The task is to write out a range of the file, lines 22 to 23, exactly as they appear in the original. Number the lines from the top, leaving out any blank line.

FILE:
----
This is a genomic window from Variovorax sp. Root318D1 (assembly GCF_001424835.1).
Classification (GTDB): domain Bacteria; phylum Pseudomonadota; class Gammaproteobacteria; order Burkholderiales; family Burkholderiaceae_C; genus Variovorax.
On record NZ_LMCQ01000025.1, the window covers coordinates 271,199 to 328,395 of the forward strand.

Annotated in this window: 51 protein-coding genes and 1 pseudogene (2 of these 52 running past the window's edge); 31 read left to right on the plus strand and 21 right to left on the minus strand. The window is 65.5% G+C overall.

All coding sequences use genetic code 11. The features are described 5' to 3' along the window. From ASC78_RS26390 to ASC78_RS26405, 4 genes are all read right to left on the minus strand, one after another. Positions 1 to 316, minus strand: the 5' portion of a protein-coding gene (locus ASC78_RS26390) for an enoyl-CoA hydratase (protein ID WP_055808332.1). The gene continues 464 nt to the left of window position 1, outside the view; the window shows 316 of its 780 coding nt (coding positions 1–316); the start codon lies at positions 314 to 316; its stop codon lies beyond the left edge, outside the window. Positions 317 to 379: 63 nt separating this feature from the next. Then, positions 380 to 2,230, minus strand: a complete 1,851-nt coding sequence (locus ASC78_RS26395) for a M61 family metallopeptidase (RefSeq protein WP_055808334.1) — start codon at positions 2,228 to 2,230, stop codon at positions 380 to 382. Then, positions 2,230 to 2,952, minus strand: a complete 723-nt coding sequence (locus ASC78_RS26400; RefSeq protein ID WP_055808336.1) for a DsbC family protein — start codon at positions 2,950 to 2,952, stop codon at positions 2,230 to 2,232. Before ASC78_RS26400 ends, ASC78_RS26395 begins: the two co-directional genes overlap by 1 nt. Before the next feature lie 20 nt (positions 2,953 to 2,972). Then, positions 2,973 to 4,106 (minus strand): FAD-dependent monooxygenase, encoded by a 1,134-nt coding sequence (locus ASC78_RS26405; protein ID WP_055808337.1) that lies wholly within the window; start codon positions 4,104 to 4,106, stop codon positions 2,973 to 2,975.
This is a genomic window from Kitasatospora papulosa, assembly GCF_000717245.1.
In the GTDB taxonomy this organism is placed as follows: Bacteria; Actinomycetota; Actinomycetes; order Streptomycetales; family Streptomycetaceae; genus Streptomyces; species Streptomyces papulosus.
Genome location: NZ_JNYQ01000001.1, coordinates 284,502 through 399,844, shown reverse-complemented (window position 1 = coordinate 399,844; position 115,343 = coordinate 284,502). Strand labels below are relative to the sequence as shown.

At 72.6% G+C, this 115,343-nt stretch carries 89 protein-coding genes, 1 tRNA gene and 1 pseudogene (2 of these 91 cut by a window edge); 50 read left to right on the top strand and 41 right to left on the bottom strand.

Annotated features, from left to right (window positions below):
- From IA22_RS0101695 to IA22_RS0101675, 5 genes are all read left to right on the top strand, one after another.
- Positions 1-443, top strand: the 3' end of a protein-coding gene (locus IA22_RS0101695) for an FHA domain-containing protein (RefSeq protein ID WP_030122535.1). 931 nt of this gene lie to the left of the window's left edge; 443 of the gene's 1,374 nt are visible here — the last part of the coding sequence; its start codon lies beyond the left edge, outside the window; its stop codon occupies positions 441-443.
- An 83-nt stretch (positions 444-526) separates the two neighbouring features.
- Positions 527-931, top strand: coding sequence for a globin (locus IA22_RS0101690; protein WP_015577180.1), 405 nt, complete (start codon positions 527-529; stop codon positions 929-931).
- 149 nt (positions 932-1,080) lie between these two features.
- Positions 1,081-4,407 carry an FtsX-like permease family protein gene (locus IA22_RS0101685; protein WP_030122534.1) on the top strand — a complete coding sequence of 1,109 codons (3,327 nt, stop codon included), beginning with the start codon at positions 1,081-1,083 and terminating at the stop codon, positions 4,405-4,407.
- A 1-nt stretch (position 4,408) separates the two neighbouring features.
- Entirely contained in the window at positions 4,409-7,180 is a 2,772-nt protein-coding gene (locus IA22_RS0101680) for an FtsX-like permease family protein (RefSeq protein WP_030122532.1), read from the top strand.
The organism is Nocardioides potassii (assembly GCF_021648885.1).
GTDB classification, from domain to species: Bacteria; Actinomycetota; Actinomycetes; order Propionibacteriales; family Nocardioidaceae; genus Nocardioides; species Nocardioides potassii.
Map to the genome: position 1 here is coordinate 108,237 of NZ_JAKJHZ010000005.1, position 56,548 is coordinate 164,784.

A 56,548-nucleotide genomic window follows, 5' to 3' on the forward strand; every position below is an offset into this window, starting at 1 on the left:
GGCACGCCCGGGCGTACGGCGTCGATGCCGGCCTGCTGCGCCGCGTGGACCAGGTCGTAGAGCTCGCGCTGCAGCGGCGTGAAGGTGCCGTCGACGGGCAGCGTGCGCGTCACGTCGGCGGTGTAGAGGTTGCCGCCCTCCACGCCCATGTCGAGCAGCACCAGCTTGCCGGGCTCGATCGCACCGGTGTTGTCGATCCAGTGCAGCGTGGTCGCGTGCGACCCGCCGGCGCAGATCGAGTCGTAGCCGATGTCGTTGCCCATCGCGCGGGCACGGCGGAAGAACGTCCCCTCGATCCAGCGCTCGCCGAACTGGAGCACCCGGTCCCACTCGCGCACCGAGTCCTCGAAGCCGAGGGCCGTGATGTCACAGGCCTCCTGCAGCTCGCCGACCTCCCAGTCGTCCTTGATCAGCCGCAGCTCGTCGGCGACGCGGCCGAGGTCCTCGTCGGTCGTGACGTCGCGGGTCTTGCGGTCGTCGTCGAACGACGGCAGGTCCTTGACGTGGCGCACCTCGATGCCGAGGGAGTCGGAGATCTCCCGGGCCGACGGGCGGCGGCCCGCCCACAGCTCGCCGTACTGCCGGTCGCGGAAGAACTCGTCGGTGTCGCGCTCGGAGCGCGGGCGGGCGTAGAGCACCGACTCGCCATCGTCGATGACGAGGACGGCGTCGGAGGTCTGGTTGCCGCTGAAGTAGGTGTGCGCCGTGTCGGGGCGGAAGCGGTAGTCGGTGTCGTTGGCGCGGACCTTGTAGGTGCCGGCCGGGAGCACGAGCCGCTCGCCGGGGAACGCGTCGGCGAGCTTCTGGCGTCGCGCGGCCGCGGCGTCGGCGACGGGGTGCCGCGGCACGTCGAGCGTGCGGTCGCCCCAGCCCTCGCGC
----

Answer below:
A 56,548-nucleotide genomic window follows, 5' to 3' on the forward strand; every position below is an offset into this window, starting at 1 on the left:
GGCACGCCCGGGCGTACGGCGTCGATGCCGGCCTGCTGCGCCGCGTGGACCAGGTCGTAGAGCTCGCGCTGCAGCGGCGTGAAGGTGCCGTCGACGGGCAGCGTGCGCGTCACGTCGGCGGTGTAGAGGTTGCCGCCCTCCACGCCCATGTCGAGCAGCACCAGCTTGCCGGGCTCGATCGCACCGGTGTTGTCGATCCAGTGCAGCGTGGTCGCGTGCGACCCGCCGGCGCAGATCGAGTCGTAGCCGATGTCGTTGCCCATCGCGCGGGCACGGCGGAAGAACGTCCCCTCGATCCAGCGCTCGCCGAACTGGAGCACCCGGTCCCACTCGCGCACCGAGTCCTCGAAGCCGAGGGCCGTGATGTCACAGGCCTCCTGCAGCTCGCCGACCTCCCAGTCGTCCTTGATCAGCCGCAGCTCGTCGGCGACGCGGCCGAGGTCCTCGTCGGTCGTGACGTCGCGGGTCTTGCGGTCGTCGTCGAACGACGGCAGGTCCTTGACGTGGCGCACCTCGATGCCGAGGGAGTCGGAGATCTCCCGGGCCGACGGGCGGCGGCCCGCCCACAGCTCGCCGTACTGCCGGTCGCGGAAGAACTCGTCGGTGTCGCGCTCGGAGCGCGGGCGGGCGTAGAGCACCGACTCGCCATCGTCGATGACGAGGACGGCGTCGGAGGTCTGGTTGCCGCTGAAGTAGGTGTGCGCCGTGTCGGGGCGGAAGCGGTAGTCGGTGTCGTTGGCGCGGACCTTGTAGGTGCCGGCCGGGAGCACGAGCCGCTCGCCGGGGAACGCGTCGGCGAGCTTCTGGCGTCGCGCGGCCGCGGCGTCGGCGACGGGGTGCCGCGGCACGTCGAGCGTGCGGTCGCCCCAGCCCTCGCGC